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Shortage of cancer doctors puts NHS patients at risk

Published on 19/03/19 at 11:10am

A shortage of cancer doctors is putting patients at risk, according to a new report from the Royal College of Radiologists (RCR).

The study points to a growing workforce crisis in clinical oncology as it revealed an 18% shortfall in the number of clinical oncologists in 2018, set to grow to a 22% shortfall by 2023.

The current shortfall of 184 full time consultant clinical oncologists is set to grow to a shortfall of 272 by 2023.

Meanwhile cancer centres are struggling to recruit as they struggle to find suitable candidates to fill consultant vacancies.

This has led to a doubling in the number of vacant posts over the past five years. Strikingly more than half of the 70 clinical oncologist vacancies have remained unfilled for more than a year. Furthermore one in six cancer centres now have fewer consultants working for them than five years ago.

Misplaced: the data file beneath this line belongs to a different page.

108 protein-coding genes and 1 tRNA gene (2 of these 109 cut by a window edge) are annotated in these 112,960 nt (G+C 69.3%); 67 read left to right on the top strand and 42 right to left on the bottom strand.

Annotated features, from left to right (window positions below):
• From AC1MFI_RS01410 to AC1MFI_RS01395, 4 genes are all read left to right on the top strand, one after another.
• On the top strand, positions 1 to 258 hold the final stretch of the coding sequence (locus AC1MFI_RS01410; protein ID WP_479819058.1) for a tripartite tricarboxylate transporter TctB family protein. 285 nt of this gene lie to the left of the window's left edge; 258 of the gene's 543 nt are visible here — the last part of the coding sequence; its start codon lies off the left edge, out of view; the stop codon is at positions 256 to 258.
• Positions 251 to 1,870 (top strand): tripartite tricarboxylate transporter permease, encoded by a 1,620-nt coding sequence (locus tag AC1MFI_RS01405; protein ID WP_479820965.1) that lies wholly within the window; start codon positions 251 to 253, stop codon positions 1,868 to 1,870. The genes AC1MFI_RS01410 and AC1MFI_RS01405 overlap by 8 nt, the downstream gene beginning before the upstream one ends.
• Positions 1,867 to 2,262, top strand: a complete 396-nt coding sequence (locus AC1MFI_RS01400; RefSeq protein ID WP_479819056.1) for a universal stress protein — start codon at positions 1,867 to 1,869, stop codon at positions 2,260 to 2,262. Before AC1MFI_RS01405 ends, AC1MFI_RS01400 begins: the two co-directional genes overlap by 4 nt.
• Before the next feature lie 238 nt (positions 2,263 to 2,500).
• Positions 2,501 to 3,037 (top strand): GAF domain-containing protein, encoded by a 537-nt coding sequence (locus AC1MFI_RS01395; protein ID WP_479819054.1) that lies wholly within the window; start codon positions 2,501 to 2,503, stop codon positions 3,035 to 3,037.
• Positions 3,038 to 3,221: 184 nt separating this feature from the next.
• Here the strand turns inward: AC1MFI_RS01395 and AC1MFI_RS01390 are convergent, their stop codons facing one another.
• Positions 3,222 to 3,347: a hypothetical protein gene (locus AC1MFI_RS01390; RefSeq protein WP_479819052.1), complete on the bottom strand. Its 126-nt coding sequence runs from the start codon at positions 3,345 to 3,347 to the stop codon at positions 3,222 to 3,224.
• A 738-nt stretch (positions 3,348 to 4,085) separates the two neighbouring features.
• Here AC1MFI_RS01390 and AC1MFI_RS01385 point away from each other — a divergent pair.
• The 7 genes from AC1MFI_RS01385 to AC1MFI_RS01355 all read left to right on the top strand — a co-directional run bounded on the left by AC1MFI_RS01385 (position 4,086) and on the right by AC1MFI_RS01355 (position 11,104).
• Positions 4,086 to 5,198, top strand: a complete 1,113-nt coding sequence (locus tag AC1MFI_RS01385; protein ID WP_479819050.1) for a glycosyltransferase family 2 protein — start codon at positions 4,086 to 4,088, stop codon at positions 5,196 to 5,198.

The shortages have led clinical oncologist to work longer hours, as one in four full time consultants are contracted to work more than 48 hours a week, many of whom do additional, unpaid overtime.

The crisis is expected to get worse in years to come as the number of oncologists leaving the profession is set to increase in the next four years. Currently 3.6% of consultants leave the profession each year. This number is set to rise to 4.6% by 2023.

The UK thus needs two times as many trainee oncologists in order to meet the minimum number of oncologists needed for 2023.

Incentivising those planning to retire at 60 to instead stay in their roles until age 65 would keep nearly 100 oncologists over the next five years.

Louis Goss

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